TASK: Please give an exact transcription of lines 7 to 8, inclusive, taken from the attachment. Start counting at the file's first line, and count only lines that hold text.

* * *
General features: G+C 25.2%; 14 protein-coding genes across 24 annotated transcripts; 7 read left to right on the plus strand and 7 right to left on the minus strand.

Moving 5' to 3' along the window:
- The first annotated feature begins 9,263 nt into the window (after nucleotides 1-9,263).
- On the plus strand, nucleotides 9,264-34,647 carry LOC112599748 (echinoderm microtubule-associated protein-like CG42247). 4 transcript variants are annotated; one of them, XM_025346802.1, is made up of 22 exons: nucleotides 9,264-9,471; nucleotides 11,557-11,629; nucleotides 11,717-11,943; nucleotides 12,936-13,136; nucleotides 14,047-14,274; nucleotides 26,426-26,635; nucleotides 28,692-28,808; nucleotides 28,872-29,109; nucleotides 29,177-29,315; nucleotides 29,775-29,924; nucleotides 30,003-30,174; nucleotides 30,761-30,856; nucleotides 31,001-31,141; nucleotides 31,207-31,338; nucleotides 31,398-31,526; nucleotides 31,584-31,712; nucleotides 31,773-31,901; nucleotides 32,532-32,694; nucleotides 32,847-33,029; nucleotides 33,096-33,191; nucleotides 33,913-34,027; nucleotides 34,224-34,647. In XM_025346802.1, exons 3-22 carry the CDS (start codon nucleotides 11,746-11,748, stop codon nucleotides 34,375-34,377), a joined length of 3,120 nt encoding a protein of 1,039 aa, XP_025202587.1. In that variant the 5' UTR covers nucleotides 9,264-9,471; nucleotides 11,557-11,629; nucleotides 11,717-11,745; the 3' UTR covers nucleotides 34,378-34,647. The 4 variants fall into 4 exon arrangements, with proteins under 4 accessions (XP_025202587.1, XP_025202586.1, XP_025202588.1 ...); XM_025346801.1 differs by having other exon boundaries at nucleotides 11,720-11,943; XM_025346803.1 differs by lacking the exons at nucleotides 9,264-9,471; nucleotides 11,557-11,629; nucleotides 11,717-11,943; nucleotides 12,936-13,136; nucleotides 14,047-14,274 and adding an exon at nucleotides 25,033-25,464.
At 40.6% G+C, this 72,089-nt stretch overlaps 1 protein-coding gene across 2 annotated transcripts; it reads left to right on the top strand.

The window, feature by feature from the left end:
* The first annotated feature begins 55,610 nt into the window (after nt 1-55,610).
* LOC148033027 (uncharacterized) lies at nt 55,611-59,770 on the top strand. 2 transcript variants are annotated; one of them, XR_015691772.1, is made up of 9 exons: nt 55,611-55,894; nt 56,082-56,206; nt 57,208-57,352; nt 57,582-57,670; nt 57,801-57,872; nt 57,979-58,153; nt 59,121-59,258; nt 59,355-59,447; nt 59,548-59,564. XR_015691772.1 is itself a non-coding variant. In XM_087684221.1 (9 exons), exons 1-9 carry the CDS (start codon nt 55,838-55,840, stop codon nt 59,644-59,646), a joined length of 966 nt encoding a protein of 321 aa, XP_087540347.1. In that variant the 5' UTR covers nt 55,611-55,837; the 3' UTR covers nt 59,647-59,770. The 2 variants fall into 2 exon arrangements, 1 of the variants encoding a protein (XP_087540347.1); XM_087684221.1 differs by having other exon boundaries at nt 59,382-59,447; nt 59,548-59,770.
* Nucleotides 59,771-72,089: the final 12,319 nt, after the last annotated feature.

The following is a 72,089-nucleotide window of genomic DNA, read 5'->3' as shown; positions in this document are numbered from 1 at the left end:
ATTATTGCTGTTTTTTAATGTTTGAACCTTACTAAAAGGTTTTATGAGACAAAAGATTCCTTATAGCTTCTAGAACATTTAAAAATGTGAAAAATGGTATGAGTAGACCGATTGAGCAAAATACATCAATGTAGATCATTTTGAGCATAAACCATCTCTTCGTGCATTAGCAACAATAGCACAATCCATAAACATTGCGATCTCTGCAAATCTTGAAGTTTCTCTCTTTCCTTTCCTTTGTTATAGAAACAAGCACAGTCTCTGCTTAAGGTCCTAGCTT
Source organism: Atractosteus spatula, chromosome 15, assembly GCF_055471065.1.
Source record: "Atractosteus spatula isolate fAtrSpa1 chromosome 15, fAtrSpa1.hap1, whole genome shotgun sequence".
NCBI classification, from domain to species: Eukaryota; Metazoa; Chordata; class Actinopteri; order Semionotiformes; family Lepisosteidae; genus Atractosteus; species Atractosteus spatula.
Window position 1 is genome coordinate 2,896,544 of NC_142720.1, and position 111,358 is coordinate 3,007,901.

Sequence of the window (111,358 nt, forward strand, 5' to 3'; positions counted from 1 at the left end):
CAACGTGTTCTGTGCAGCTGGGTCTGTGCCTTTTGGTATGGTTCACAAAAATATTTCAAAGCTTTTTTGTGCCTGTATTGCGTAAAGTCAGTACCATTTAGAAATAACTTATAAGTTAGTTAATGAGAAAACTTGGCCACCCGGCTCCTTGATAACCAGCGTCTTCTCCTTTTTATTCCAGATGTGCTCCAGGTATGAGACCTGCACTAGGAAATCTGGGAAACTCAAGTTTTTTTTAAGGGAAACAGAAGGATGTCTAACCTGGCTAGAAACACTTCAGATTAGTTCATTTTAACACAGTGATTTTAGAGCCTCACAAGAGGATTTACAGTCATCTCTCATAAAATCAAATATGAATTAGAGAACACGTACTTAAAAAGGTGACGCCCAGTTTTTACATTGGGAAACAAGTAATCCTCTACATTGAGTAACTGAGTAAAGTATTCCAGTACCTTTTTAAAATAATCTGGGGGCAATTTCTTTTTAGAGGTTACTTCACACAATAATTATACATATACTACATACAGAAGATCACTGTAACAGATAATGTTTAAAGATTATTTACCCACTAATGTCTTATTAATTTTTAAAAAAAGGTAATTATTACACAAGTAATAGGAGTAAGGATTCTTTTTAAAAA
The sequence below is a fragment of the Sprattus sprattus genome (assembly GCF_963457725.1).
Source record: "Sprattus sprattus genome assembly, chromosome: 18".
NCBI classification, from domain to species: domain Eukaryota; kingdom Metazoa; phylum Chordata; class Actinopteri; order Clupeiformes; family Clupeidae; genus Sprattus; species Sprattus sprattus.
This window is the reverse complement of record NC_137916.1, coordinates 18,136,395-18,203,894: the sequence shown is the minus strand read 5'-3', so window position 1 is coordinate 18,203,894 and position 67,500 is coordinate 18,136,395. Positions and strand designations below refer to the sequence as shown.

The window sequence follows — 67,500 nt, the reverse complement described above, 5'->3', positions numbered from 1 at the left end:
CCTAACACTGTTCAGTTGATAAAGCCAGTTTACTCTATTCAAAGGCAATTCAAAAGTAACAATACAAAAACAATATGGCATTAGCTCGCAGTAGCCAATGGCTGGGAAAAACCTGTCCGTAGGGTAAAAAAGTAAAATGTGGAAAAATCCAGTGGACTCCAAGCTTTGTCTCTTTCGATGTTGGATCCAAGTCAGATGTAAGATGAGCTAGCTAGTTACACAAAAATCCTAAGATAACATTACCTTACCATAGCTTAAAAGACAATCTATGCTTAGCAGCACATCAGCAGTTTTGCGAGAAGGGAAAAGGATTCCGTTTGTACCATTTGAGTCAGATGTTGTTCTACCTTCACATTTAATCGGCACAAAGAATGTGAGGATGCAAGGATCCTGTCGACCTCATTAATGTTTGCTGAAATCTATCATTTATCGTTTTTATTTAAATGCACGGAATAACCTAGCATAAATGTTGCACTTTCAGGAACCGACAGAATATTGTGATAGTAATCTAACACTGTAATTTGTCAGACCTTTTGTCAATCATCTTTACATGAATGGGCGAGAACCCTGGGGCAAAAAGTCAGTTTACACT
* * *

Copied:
* The first annotated feature begins 55,610 nt into the window (after nt 1-55,610).
* LOC148033027 (uncharacterized) lies at nt 55,611-59,770 on the top strand. 2 transcript variants are annotated; one of them, XR_015691772.1, is made up of 9 exons: nt 55,611-55,894; nt 56,082-56,206; nt 57,208-57,352; nt 57,582-57,670; nt 57,801-57,872; nt 57,979-58,153; nt 59,121-59,258; nt 59,355-59,447; nt 59,548-59,564. XR_015691772.1 is itself a non-coding variant. In XM_087684221.1 (9 exons), exons 1-9 carry the CDS (start codon nt 55,838-55,840, stop codon nt 59,644-59,646), a joined length of 966 nt encoding a protein of 321 aa, XP_087540347.1. In that variant the 5' UTR covers nt 55,611-55,837; the 3' UTR covers nt 59,647-59,770. The 2 variants fall into 2 exon arrangements, 1 of the variants encoding a protein (XP_087540347.1); XM_087684221.1 differs by having other exon boundaries at nt 59,382-59,447; nt 59,548-59,770.